What Is Gingivitis? Signs And Symptoms

What is gingivitis?

Gingivitis is an inflammation of the gums. It is the initial stage of gum disease and the easiest to treat. The direct cause of gingivitis is plaque: the soft, sticky, colourless film of bacteria that forms constantly on the teeth and gums.

If the plaque is not removed by daily brushing and flossing, it produces toxins (poisons) that can irritate the gum tissue, causing gingivitis. At this early stage of gum disease, damage can be reversed, since the bone and connective tissue that hold the teeth in place are not yet affected. However, untreated gingivitis can become periodontitis and cause permanent damage to your teeth and jaw.

 

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How can I prevent gingivitis?

Good oral hygiene is essential. Professional cleaning is also extremely important because once plaque has hardened and built up, or become tartar, only a dentist or dental hygienist can remove it.

You can help stop gingivitis before it develops by:

  • Proper brushing and flossing to remove plaque and debris and control tartar build-up
  • Eating the right food to ensure proper nutrition for your bones and teeth
  • Avoiding cigarettes and other forms of tobacco
  • Scheduling regular check-ups with your dentist.
What is gum disease?

This article is intended to promote understanding of and knowledge about general oral health topics. It is not intended to be a substitute for professional advice, diagnosis or treatment. Always seek the advice of your dentist or other qualified healthcare provider with any questions you may have regarding a medical condition or treatment.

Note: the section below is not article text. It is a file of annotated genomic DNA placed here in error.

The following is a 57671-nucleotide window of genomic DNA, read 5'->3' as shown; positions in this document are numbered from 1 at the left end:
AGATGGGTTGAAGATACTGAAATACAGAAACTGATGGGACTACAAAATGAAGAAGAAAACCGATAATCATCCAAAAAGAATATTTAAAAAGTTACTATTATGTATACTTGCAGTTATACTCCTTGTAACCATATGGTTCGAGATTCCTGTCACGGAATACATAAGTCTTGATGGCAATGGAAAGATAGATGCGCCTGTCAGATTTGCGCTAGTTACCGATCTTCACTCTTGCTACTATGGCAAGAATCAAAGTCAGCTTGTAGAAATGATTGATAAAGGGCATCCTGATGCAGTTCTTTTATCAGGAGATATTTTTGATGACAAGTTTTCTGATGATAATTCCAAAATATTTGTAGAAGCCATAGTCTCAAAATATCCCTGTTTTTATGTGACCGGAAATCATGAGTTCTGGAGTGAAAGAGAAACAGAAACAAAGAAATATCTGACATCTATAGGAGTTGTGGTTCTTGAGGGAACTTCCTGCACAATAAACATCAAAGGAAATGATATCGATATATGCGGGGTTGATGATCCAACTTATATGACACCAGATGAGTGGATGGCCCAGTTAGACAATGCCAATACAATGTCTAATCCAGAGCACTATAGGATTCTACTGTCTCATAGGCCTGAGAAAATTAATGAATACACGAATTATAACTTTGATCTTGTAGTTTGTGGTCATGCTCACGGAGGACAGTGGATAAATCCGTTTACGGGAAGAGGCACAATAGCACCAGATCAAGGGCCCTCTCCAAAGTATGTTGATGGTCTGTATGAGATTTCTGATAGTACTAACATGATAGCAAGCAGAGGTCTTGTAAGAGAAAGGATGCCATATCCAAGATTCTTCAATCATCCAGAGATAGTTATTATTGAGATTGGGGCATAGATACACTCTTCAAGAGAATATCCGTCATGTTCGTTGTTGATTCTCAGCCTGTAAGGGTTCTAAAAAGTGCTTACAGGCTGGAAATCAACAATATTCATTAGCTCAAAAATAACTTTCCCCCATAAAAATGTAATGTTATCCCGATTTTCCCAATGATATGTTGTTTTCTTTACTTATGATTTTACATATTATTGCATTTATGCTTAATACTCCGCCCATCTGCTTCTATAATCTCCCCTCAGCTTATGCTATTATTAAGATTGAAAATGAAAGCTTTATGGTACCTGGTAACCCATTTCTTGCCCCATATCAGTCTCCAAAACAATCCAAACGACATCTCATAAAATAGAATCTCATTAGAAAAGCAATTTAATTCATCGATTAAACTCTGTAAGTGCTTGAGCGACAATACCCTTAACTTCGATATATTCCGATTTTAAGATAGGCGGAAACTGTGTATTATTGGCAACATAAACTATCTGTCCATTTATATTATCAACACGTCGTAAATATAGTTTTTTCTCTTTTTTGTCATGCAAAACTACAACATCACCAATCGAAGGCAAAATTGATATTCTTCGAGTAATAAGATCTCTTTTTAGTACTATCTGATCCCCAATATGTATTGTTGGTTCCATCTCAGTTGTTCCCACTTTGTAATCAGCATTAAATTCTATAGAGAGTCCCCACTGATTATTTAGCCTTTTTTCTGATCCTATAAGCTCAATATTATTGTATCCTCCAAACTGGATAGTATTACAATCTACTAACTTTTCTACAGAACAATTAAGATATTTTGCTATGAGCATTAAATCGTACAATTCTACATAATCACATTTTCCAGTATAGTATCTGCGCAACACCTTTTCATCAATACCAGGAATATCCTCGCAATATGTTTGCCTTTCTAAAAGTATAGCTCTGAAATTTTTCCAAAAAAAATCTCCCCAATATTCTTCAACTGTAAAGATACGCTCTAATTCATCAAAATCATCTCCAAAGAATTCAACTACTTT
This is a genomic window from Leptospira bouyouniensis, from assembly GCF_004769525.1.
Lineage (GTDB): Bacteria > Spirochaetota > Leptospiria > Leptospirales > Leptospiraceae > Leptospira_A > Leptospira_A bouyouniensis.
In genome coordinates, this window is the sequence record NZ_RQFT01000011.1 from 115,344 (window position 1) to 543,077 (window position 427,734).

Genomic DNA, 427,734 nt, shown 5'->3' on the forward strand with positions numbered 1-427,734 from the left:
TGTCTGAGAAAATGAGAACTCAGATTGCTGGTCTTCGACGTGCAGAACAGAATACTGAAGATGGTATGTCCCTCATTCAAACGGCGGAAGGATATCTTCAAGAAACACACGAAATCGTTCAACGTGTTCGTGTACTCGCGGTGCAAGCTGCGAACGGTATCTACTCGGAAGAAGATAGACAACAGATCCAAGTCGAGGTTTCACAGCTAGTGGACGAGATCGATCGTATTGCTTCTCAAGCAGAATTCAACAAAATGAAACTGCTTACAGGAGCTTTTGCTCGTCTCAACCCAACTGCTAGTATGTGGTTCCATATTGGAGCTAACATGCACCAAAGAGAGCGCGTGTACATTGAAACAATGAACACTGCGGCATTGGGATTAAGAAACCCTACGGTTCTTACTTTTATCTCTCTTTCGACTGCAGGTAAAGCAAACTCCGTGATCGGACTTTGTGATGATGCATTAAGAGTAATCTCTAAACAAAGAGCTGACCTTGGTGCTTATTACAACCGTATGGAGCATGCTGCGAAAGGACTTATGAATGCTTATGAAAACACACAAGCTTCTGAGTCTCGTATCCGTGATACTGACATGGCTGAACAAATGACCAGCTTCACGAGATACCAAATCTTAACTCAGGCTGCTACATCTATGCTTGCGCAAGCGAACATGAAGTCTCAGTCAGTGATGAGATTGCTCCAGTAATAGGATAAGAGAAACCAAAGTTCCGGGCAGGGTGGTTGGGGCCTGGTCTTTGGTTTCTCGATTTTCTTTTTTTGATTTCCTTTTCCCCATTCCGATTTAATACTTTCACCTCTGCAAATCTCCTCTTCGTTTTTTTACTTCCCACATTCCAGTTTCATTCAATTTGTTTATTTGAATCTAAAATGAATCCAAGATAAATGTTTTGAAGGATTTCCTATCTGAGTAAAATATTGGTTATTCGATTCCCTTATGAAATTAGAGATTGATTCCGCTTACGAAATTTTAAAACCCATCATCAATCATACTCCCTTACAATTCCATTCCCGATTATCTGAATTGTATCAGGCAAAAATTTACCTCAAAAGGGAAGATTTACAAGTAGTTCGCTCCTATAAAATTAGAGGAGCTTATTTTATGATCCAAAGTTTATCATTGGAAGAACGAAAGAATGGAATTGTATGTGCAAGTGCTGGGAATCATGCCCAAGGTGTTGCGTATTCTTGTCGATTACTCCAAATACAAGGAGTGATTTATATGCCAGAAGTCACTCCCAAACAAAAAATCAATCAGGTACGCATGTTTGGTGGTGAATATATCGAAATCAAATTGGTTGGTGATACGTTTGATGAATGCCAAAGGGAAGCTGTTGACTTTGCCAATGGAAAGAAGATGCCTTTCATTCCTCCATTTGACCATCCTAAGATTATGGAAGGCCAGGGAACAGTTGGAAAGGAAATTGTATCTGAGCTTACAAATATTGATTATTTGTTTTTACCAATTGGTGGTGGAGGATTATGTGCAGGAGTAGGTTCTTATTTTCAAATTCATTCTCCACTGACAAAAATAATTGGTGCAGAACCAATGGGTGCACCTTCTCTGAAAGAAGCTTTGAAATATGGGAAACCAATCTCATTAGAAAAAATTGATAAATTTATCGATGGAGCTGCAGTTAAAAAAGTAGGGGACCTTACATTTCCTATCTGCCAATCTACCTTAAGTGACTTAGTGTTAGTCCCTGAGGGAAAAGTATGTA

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GUM DISEASE

Definition

Gum disease is an inflammation of the gum that can progress to affect the bone that surrounds and supports your teeth. The three stages of gum disease — from least to most severe — are gingivitis, periodontitis and advanced periodontitis.

Signs & Symptoms

Gum disease is usually painless, so it is important to be aware of any of the following symptoms:

  • Gums that bleed easily when brushing or flossing

  • Swollen, red or tender gums

  • Gums that recede or move away from the tooth

  • Persistent bad breath or bad taste in your mouth

  • Loose teeth

  • A change in the way your teeth come together

  • A change in the fit of partial dentures

  • Visible pus around the teeth and gums

 

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